The AirZone offers decent competition in this $200-$300 range of AirPlay speakers. It also offers a built-in dock, AM-FM radio and Audio In port so that you can listen to other sources besides those on AirPlay.  I also appreciate the fact that the AirZone displays the name of the current track on the LCD.

You can get the Gear4 AirZone Series 1 AirPlay Speaker here.



Innergie 3-in-1 Magic Cable: The only USB Cable You’ll Need In Your Bag

Because I travel for a living, I’m always looking for ways to consolidate and have smaller peripherals and gadgets. I carry a bunch of cables because I never know what I might need. This also includes a variety of USB cables. I carry iOS Device Sync/Charge Cables, USB Micro cables for charging things like my Jawbone BT headset and a USB mini cable for connecting hard drives.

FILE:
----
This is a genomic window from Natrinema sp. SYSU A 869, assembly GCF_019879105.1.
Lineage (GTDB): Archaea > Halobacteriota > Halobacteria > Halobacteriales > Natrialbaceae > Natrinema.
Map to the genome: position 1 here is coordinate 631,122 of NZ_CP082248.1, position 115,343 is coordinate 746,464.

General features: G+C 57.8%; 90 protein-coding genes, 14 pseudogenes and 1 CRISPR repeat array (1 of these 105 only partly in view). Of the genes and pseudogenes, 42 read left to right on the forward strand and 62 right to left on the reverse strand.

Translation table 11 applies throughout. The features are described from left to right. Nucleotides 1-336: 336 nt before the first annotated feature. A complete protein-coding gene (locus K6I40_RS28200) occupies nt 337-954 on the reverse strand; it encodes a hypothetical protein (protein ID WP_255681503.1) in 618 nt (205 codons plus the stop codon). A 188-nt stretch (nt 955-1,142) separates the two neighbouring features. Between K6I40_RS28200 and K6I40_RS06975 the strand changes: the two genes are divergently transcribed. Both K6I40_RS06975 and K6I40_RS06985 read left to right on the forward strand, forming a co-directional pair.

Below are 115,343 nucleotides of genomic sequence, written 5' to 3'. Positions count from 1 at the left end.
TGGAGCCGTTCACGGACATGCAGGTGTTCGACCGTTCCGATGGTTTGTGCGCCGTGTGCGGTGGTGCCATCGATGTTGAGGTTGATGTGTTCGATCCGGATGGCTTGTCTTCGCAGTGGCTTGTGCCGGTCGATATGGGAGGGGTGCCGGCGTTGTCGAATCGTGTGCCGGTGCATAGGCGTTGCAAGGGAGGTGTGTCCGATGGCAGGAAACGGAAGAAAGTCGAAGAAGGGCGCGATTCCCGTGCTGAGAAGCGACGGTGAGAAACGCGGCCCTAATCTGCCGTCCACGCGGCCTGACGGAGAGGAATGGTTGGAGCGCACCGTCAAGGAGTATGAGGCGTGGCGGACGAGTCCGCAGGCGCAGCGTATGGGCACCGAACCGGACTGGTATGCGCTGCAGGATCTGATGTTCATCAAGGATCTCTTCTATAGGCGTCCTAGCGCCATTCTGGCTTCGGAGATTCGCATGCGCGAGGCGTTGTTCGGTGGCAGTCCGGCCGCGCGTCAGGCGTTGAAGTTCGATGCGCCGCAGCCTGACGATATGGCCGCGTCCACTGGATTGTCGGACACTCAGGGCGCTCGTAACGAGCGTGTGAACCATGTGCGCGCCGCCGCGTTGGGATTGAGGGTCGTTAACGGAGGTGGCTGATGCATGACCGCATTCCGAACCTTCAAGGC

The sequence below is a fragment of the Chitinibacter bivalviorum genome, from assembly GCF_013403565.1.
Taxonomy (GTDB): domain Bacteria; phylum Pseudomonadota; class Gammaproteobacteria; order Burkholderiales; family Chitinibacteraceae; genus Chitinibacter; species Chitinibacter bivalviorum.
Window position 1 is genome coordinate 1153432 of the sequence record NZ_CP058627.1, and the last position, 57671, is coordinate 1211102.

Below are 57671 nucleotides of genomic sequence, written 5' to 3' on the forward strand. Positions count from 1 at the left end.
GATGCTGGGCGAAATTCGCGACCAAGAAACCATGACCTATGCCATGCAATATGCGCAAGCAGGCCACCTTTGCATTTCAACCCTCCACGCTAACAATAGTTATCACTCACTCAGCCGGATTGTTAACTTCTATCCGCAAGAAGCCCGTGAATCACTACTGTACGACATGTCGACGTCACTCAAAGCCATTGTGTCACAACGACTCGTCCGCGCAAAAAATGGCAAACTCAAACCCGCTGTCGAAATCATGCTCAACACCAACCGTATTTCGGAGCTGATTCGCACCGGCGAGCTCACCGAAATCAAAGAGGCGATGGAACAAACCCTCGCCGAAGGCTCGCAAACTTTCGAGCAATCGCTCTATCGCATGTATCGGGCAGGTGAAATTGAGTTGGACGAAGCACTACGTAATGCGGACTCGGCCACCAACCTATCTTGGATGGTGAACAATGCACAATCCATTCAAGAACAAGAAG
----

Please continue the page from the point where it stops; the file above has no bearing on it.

The Innergie 3-in-1 Cable does it all

This one cable allows me to connect or charge the vast majority of devices that I carry. I can use it to charge/sync my iPhone or iPad. I can use it to connect a USB hard drive and I can use it to charge a variety of my USB peripherals such as my Logitech Ultrathin iPad Keyboard, Jawbone BT Era Headset or Jambox. The design is pretty cool. All 3 connectors are available by simply unplugging down to the one you need. If you need the iDevice 30 pin connector, then simply plug all 3 together. If you need one either the USB micro or mini just unplug the connector above it and pivot out the one you need.